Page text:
Kevin Beasley was born in Lynchburg, Virginia in 1985, and lives in New York. His solo show earlier this year at the Whitney, “A view of a landscape,” featured an immersive installation, with a giant cotton-gin motor used to generate sound. Beasley often incorporates personal recollections and experiences in his work; the Whitney show also referenced his family’s own land in the American South. His resume also includes solo shows at institutions including the Kitchen (2019) and the Institute of Contemporary Art, Boston (2018).

 

Elias Sime

Elias Sime, <i>Tightrope: Internalized</i> (2017). Courtesy of the artist and James Cohan, New York.

Elias Sime, Tightrope: Internalized (2017). Courtesy of the artist and James Cohan, New York.

Elias Sime was born and still lives in Addis Ababa, Ethiopia, where he creates collages and assemblages from found materials (like e-waste, and salvaged objects bought from local markets). His work Tightrope: Impulsive Juggernaut of Progress (2017), for instance, portrays a mountain made of circuit boards and reclaimed wires that directly challenge the viewer to look at the waste that is the byproduct of consumer electronics. He has had multiple exhibitions at James Cohan in New York, along with solo exhibitions at the Zoma Museum (which Sime co-founded), Addis Ababa (2019), GRIMM, Amsterdam (2018), and the Santa Monica Museum of Art (2009). His museum presence is also gaining steam: A major traveling survey of his work is on view now at the Wellin Museum of Art at Hamilton College (through December 8) and, in 2020, he will be the subject of a solo show at the Saint Louis Art Museum. 

 

Cecilia Vicuña

Cecilia Vicuña, <i>Cloud Net</i> (1999). Courtesy of the artist and Lehmann Maupin, New York, Hong Kong, and Seoul.

Cecilia Vicuña, Cloud Net (1999). Courtesy of the artist and Lehmann Maupin, New York, Hong Kong, and Seoul.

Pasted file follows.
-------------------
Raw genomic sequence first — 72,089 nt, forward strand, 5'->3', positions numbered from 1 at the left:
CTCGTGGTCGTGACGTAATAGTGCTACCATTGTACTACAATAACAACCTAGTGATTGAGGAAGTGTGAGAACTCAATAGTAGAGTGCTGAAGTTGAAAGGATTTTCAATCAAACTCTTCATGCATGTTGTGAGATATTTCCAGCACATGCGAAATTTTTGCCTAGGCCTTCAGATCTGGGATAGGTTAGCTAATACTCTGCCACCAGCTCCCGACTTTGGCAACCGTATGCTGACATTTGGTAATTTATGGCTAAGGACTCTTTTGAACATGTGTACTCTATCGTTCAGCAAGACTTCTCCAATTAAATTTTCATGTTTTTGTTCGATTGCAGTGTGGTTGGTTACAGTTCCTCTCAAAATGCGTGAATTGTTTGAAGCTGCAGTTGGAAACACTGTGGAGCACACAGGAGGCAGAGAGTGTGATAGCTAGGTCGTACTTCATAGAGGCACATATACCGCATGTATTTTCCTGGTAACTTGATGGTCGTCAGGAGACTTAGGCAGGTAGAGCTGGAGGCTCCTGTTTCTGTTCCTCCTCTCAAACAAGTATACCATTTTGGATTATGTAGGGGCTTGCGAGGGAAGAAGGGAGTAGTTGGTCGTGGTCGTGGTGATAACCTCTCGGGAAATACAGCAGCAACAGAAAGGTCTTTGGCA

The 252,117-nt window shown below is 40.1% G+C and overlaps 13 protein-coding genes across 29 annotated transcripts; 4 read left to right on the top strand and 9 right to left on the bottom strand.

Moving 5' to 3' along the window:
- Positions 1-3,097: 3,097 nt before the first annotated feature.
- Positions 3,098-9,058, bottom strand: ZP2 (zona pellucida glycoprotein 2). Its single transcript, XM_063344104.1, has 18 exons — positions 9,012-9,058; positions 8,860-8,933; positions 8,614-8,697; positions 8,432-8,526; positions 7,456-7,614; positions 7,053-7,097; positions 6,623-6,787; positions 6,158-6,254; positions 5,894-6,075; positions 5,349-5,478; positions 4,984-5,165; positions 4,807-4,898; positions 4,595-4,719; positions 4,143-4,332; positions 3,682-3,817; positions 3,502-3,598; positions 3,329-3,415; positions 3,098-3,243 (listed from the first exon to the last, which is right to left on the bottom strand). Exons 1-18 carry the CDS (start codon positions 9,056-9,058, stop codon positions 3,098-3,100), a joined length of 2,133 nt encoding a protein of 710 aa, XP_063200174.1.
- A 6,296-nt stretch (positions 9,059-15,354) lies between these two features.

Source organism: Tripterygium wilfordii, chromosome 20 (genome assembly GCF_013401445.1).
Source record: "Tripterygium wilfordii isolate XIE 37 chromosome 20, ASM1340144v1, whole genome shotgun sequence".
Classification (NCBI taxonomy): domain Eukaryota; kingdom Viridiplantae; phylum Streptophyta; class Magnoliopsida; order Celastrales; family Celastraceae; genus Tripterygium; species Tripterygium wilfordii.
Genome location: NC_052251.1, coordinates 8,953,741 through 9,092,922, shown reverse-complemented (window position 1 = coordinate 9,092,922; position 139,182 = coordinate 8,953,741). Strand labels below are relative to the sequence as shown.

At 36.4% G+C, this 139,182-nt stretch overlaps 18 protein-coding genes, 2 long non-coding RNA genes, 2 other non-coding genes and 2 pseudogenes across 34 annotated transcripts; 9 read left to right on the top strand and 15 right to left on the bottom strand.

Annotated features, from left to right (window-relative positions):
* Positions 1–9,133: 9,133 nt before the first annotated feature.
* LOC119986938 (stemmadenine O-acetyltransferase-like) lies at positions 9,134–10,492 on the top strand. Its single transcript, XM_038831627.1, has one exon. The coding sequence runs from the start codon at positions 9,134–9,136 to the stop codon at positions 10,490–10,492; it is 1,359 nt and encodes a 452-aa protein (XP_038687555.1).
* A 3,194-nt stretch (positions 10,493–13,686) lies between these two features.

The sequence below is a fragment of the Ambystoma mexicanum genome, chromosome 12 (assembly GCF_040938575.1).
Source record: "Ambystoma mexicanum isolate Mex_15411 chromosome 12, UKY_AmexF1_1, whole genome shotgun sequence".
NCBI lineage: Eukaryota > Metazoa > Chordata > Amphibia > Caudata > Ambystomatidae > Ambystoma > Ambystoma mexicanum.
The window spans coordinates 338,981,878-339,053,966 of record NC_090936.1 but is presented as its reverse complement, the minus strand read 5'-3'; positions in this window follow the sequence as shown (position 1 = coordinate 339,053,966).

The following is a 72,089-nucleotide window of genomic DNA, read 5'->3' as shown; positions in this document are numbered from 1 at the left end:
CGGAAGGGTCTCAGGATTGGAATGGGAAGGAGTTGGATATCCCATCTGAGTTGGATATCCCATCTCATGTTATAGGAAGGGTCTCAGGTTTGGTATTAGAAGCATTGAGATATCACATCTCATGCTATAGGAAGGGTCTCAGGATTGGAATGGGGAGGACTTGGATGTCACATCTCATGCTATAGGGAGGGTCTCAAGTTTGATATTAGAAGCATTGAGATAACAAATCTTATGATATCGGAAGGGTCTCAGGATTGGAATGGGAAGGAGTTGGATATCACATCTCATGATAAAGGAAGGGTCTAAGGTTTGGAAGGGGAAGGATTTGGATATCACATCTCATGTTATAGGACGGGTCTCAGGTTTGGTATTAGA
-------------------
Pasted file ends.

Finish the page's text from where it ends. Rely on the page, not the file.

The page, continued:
Born in Santiago, Chile in 1948, Cecilia Vicuña works in New York and Santiago, where she makes poetry, films, and sculptures (which she calls “precarious art”). The Guggenheim already has one of her paintings in their collection, an oil painting of Karl Marx she made in 1972 as part of her “Heroes of the Revolution” series. Vicuña exhibited at MoMA in the ‘80s, and lately she has had solo exhibitions at institutions such as the Witte de With Center for Contemporary Art, Rotterdam (2019), Wexner Center for the Arts, Columbus, Ohio (2019), and the Brooklyn Museum, New York (2018).

 

Adrián Villar Rojas

Adrián Villar Rojas, <i>Mi familia muerta (My Dead Family)</i> (2009). Courtesy of the artist, Ruth Benzacar Art Gallery, kurimanzutto, and Marian Goodman Gallery.

Adrián Villar Rojas, Mi familia muerta (My Dead Family) (2009). Courtesy of the artist, Ruth Benzacar Art Gallery, kurimanzutto, and Marian Goodman Gallery.

Adrián Villar Rojas was born in Rosario, Argentina in 1980, and he splits his time between there and New York. He creates site-specific installations and environments from materials both organic and synthetic that change and decay over the course of his exhibitions. His ambitious installation at the 2015 Istanbul Biennial, The Most Beautiful of All Mothers, featured a menagerie of animals—some cast in fiberglas, others using organic material that was doomed to decompose. The epic work was displayed on the beach in front of Leon Trotsky’s former home on Prince Island in the Sea of Marmara. Rojas has had solo exhibitions at museums and institutions including Tank Shanghai (2019), the Geffen Contemporary at MOCA, Los Angeles (2017), and the Metropolitan Museum of Art, New York (2017).